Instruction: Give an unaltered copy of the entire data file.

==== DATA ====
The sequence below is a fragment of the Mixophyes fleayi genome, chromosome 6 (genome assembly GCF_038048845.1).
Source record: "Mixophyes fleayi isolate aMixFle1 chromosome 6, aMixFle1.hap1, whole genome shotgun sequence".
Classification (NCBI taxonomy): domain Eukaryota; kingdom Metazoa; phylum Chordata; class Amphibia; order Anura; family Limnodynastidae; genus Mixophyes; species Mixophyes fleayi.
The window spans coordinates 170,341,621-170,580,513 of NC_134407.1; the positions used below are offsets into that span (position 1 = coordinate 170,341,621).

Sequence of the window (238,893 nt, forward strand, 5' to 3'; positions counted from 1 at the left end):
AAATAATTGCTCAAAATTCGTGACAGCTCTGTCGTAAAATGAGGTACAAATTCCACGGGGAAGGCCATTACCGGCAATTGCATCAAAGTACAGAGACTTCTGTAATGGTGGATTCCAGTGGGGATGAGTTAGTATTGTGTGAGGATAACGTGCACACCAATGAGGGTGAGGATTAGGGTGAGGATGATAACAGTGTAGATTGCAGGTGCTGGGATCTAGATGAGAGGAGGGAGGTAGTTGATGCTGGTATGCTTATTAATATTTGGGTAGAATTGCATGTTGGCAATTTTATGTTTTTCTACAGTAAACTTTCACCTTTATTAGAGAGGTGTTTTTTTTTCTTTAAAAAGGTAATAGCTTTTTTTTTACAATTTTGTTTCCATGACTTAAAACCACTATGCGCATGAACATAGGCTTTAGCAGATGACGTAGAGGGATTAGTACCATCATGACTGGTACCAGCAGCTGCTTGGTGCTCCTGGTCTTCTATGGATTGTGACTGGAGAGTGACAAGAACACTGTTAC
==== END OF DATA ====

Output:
The sequence below is a fragment of the Mixophyes fleayi genome, chromosome 6 (genome assembly GCF_038048845.1).
Source record: "Mixophyes fleayi isolate aMixFle1 chromosome 6, aMixFle1.hap1, whole genome shotgun sequence".
Classification (NCBI taxonomy): domain Eukaryota; kingdom Metazoa; phylum Chordata; class Amphibia; order Anura; family Limnodynastidae; genus Mixophyes; species Mixophyes fleayi.
The window spans coordinates 170,341,621-170,580,513 of NC_134407.1; the positions used below are offsets into that span (position 1 = coordinate 170,341,621).

Sequence of the window (238,893 nt, forward strand, 5' to 3'; positions counted from 1 at the left end):
AAATAATTGCTCAAAATTCGTGACAGCTCTGTCGTAAAATGAGGTACAAATTCCACGGGGAAGGCCATTACCGGCAATTGCATCAAAGTACAGAGACTTCTGTAATGGTGGATTCCAGTGGGGATGAGTTAGTATTGTGTGAGGATAACGTGCACACCAATGAGGGTGAGGATTAGGGTGAGGATGATAACAGTGTAGATTGCAGGTGCTGGGATCTAGATGAGAGGAGGGAGGTAGTTGATGCTGGTATGCTTATTAATATTTGGGTAGAATTGCATGTTGGCAATTTTATGTTTTTCTACAGTAAACTTTCACCTTTATTAGAGAGGTGTTTTTTTTTCTTTAAAAAGGTAATAGCTTTTTTTTTACAATTTTGTTTCCATGACTTAAAACCACTATGCGCATGAACATAGGCTTTAGCAGATGACGTAGAGGGATTAGTACCATCATGACTGGTACCAGCAGCTGCTTGGTGCTCCTGGTCTTCTATGGATTGTGACTGGAGAGTGACAAGAACACTGTTAC